In the beginning of its creation, KONTRA’s goals were to trigger communal individualism and question the mainstream culture. We want our readers, artists, musicians, friends, neighbours, partners, to join us on this quest.

Let’s trigger communal individualism by sending a clear message throughout the streets of Rotterdam, that harassment is wrong, uncalled for and disrespectful to those who suffer from it.

Let’s question the mainstream cultural meaning of the word ‘’slut’’, break it down and build something beautiful and empowering to replace its meaning.

Let’s march together on the 9th of March and make this slut walk a powerful experience with an even more powerful message.

Let’s rebel together against sexism.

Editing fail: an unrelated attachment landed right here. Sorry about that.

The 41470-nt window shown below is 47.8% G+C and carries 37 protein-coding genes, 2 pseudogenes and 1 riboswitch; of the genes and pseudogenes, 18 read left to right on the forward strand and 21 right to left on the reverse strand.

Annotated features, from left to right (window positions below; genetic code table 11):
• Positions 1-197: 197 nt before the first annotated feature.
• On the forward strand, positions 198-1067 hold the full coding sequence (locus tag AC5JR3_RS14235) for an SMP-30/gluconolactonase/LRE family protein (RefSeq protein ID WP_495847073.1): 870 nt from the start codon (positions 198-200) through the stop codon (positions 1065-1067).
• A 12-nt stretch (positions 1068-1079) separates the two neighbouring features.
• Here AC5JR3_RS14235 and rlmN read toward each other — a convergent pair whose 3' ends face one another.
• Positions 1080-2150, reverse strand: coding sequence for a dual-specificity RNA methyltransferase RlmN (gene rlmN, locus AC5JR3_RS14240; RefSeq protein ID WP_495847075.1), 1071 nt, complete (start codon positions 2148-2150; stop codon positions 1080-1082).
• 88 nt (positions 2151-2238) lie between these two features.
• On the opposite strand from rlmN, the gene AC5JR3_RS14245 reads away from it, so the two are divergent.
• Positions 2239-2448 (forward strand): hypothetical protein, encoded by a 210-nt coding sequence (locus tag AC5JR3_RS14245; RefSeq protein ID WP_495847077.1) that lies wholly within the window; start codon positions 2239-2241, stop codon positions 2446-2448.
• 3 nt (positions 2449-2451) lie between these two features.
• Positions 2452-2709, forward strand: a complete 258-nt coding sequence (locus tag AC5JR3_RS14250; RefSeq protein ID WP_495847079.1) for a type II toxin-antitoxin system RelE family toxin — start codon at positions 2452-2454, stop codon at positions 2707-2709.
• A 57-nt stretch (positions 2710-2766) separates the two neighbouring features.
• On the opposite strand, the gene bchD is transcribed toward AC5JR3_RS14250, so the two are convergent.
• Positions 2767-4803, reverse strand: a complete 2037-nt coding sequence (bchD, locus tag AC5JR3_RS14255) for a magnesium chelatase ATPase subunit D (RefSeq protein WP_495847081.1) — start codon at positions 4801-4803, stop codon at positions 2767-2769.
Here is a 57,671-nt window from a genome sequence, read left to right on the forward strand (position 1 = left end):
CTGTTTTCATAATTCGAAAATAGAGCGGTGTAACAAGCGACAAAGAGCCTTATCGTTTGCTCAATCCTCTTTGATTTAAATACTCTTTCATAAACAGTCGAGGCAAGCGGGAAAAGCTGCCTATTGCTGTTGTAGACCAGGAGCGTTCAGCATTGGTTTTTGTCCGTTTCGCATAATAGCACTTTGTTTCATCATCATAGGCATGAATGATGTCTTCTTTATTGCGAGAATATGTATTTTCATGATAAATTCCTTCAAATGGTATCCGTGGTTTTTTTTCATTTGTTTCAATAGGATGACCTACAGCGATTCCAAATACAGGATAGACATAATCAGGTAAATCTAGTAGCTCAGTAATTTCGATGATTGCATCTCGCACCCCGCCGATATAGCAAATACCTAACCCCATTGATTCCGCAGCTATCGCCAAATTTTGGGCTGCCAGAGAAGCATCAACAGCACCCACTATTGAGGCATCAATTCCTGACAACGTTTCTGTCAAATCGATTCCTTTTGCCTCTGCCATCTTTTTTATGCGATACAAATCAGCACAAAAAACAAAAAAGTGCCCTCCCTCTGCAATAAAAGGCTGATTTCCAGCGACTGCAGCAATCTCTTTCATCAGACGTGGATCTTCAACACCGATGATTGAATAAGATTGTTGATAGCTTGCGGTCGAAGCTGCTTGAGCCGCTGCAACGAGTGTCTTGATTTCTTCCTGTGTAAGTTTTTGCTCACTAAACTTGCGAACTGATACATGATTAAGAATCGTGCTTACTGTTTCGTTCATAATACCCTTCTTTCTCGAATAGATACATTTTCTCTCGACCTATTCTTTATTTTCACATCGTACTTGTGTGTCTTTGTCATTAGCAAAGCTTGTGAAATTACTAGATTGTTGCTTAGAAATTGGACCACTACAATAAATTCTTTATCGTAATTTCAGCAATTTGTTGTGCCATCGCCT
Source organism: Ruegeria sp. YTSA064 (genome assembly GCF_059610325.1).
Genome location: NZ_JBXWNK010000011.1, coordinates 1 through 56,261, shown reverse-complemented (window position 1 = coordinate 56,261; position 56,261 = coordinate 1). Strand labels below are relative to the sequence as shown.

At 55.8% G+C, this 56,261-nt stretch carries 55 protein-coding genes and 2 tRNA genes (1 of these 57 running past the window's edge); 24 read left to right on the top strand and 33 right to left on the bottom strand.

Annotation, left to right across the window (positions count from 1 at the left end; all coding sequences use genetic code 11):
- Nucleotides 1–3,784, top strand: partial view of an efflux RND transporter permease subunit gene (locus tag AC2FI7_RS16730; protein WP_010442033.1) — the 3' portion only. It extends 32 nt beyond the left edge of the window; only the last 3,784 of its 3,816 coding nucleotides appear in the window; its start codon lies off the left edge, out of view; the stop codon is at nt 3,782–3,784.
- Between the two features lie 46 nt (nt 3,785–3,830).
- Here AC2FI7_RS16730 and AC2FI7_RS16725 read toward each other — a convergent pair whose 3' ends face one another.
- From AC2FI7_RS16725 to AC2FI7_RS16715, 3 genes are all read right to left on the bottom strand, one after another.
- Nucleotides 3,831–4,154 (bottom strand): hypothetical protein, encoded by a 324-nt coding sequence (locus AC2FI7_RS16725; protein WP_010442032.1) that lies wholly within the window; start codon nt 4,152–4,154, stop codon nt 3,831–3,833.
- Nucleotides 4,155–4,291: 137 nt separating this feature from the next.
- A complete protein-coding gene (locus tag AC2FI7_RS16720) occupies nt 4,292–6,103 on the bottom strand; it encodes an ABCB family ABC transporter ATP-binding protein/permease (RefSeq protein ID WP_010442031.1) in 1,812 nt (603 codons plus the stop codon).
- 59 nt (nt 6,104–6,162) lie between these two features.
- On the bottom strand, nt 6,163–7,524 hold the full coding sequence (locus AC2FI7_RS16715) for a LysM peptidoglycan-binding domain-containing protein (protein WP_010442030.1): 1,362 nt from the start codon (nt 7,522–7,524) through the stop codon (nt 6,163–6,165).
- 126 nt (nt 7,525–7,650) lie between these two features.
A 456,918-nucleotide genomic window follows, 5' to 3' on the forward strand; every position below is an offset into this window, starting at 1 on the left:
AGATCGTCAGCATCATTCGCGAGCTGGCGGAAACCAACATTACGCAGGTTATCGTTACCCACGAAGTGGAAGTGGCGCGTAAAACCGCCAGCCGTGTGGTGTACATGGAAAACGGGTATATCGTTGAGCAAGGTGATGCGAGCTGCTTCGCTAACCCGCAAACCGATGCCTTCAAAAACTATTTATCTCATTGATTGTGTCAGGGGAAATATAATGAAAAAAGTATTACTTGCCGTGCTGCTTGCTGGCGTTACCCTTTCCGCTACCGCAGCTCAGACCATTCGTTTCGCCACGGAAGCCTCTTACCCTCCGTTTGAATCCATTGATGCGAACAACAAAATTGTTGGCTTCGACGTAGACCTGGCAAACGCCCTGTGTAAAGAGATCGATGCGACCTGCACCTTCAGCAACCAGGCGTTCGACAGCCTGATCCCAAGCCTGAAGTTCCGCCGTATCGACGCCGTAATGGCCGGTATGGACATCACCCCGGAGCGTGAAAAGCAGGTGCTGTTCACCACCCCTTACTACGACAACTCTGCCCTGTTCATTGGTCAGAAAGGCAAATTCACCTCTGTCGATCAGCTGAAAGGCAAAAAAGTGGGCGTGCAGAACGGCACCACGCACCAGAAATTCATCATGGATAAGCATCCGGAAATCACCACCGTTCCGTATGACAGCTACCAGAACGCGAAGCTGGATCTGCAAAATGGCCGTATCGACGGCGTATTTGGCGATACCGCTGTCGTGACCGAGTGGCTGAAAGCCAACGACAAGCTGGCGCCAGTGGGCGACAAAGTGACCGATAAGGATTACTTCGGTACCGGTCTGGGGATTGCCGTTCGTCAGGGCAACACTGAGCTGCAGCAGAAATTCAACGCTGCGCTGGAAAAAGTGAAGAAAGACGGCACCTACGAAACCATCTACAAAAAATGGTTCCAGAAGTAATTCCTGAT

But most importantly, let’s make this women’s day a celebration of womxnhood and equality for ALL of us here in Rotterdam.

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KONTRA will be organising a slut walk on Saturday the 9th of March to celebrate women’s day. Follow us on Facebook and Instagram to keep up with the updates!

The author  of this piece is a Rotterdam based creative and co-founder of KONTRA / The beautiful illustration was made by the ever so talented Emma Gallacher